When you get into the teenage years, I think it’s appropriate for the child to be involved in the decision. I think it’s especially important for teenagers, who unfortunately have a fairly high risk of not being compliant with medical management, and then they reject their organs and die.
Just being an adolescent is a risk factor for transplant, it appears. It’s a difficult time. That’s why when you’re talking teenagers, it’s very important that they be involved in the decision process, so that they recognize that they have to be involved in the medical management. They have to take their medicines faithfully. They have to be seen frequently. And if they aren’t willing to do that, then it’s kind of foolish to go down that pathway.
What have been some of the advances in pediatric lung transplantation?
Patient room at The Children’s Hospital of Philadelphia
Most of the advances in transplantation, in terms of survival, over the last 15 years, have been at the early period after transplant. In other words, we’ve been able to transplant more complex patients, who’ve had multiple previous operations, who were sicker waiting for transplant.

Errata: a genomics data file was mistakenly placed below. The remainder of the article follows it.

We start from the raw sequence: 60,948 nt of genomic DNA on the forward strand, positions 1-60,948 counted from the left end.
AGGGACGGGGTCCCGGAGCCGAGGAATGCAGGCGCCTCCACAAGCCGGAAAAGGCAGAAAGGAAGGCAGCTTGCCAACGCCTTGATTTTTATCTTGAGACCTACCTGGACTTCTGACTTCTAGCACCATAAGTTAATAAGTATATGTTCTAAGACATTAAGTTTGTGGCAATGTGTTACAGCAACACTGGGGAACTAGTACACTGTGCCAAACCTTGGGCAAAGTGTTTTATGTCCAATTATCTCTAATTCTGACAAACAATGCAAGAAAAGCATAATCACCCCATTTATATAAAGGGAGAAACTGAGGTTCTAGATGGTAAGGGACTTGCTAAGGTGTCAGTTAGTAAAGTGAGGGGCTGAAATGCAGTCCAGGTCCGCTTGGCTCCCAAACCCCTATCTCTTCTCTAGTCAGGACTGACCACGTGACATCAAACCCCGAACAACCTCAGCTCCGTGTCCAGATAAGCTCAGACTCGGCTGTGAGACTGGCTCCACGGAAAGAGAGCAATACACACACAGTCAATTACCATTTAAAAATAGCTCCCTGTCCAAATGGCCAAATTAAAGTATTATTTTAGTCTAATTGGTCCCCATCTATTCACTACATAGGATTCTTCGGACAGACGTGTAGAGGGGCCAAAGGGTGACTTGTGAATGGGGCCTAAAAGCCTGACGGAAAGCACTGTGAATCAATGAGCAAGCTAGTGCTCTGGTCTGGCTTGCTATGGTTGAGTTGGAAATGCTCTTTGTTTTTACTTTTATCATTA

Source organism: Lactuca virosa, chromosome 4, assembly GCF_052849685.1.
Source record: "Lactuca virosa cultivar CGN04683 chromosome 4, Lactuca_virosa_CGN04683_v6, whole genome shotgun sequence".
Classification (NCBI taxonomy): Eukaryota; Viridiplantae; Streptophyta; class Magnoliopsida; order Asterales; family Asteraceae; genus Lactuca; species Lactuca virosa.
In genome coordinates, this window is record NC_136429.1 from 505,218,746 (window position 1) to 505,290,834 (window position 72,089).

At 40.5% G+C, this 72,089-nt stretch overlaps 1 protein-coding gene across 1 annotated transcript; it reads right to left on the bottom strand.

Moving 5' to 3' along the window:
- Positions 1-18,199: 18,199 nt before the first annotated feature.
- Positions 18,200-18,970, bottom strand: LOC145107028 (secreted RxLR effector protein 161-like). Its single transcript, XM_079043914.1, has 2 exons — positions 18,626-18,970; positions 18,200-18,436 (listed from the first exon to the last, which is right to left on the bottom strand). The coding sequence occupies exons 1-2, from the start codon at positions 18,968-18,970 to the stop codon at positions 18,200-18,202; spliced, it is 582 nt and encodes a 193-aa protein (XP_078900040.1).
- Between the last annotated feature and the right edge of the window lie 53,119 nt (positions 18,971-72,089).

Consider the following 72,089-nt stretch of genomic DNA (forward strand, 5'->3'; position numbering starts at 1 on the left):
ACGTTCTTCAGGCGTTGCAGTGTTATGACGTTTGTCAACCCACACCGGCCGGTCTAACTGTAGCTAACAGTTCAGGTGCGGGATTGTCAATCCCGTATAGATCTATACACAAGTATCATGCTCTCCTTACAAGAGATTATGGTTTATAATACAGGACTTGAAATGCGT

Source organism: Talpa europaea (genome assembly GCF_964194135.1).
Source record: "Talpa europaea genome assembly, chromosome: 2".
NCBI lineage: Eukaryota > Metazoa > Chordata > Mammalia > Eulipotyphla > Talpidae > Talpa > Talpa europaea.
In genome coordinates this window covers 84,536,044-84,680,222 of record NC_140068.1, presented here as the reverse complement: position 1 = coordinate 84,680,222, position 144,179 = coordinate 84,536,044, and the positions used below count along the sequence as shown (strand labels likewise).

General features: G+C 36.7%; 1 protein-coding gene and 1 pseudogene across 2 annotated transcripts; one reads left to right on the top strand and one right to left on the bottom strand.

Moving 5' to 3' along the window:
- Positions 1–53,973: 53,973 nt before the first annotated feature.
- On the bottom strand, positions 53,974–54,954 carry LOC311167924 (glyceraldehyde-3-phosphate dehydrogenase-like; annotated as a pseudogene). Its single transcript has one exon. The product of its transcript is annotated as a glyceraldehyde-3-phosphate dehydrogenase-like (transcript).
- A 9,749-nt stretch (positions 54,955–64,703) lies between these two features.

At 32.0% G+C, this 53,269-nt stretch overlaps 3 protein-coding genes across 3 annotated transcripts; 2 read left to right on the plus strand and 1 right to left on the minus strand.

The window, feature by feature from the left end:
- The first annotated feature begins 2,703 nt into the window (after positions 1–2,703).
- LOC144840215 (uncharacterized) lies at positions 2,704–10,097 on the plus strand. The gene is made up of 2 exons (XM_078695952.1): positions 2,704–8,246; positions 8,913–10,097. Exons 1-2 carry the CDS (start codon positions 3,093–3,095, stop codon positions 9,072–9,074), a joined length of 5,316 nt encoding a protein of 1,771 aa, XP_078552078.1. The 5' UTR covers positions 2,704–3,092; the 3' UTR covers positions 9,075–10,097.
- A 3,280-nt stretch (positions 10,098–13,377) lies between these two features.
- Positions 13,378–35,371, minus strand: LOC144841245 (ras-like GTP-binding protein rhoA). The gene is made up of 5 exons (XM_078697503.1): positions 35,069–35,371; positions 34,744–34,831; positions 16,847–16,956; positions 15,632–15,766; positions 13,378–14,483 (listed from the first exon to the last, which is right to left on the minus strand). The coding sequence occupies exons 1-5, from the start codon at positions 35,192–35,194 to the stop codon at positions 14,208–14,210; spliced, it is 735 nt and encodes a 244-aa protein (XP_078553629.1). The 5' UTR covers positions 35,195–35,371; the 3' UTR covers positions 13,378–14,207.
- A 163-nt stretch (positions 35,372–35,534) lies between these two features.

We’ve evolved to the point where it’s now possible to support patients on an assist device called ECMO while waiting for transplant and still have them able to be up and around and maintain their ability to breathe, so that it makes it easier after the transplant. So there are some advances, but there haven’t been any major advances in immunosuppression.
We have experience now transplanting newborns all the way up to adults. We’ve had experience with many kinds of complex congenital heart disease and lung transplants. We have experience in pulmonary hypertension. Those are the more common causes in children.
I think it’s important to note that in the pediatric world, the most common indications for transplant are considered the higher risk indications in the adult world. For example, in adult lung transplant, the most common indication is emphysema. Emphysema is a more straightforward condition to treat with lung transplant than any of the diseases that we see in children, and emphysema is virtually unheard of in children, so pediatric transplant by its very nature is a higher risk population.
What percentage of pediatric transplant patients have pulmonary hypertension?
At The Children’s Hospital of Philadelphia, at least 50 percent or more have congenital heart disease or pulmonary hypertension, and relatively fewer have cystic fibrosis. Part of that is because the management of cystic fibrosis has improved over the years such that there are relativity fewer children who require transplantation for cystic fibrosis than in the past. So, most people with cystic fibrosis can get to adulthood before they have enough lung deterioration to require transplant, and therefore get transplanted in adult centers now.